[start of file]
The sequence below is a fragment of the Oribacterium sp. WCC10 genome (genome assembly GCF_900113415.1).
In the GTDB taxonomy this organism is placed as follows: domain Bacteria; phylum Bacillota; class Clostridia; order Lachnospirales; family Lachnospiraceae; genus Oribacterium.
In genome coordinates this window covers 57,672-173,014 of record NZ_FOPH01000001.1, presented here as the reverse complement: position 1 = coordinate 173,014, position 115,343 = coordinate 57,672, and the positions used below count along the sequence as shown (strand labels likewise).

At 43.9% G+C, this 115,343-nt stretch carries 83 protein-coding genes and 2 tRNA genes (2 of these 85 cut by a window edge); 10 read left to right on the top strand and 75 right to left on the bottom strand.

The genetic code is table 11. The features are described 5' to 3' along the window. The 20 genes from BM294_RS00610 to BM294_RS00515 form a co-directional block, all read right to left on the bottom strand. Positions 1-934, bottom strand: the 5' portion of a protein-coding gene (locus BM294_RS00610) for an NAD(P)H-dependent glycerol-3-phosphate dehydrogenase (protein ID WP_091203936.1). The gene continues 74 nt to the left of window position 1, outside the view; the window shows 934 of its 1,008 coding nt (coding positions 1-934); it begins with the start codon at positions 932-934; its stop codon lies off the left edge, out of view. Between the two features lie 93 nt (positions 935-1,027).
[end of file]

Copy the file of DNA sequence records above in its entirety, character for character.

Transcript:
The sequence below is a fragment of the Oribacterium sp. WCC10 genome (genome assembly GCF_900113415.1).
In the GTDB taxonomy this organism is placed as follows: domain Bacteria; phylum Bacillota; class Clostridia; order Lachnospirales; family Lachnospiraceae; genus Oribacterium.
In genome coordinates this window covers 57,672-173,014 of record NZ_FOPH01000001.1, presented here as the reverse complement: position 1 = coordinate 173,014, position 115,343 = coordinate 57,672, and the positions used below count along the sequence as shown (strand labels likewise).

At 43.9% G+C, this 115,343-nt stretch carries 83 protein-coding genes and 2 tRNA genes (2 of these 85 cut by a window edge); 10 read left to right on the top strand and 75 right to left on the bottom strand.

The genetic code is table 11. The features are described 5' to 3' along the window. The 20 genes from BM294_RS00610 to BM294_RS00515 form a co-directional block, all read right to left on the bottom strand. Positions 1-934, bottom strand: the 5' portion of a protein-coding gene (locus BM294_RS00610) for an NAD(P)H-dependent glycerol-3-phosphate dehydrogenase (protein ID WP_091203936.1). The gene continues 74 nt to the left of window position 1, outside the view; the window shows 934 of its 1,008 coding nt (coding positions 1-934); it begins with the start codon at positions 932-934; its stop codon lies off the left edge, out of view. Between the two features lie 93 nt (positions 935-1,027).